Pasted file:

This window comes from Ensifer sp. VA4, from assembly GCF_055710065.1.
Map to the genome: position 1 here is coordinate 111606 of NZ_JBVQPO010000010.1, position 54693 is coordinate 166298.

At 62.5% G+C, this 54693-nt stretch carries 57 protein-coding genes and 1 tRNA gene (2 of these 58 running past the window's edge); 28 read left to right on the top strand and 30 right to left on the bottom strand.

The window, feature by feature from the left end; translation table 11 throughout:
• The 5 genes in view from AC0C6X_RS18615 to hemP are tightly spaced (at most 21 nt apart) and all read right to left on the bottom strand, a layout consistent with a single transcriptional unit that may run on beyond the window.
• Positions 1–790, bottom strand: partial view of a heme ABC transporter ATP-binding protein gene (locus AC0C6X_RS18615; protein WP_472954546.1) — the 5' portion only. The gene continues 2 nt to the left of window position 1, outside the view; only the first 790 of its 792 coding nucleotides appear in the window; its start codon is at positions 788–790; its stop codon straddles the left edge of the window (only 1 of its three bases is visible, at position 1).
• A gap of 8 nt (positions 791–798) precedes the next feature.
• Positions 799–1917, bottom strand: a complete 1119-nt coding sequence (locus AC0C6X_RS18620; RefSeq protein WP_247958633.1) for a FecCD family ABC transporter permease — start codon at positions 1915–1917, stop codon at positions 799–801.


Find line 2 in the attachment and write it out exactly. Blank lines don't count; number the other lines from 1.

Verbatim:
Map to the genome: position 1 here is coordinate 111606 of NZ_JBVQPO010000010.1, position 54693 is coordinate 166298.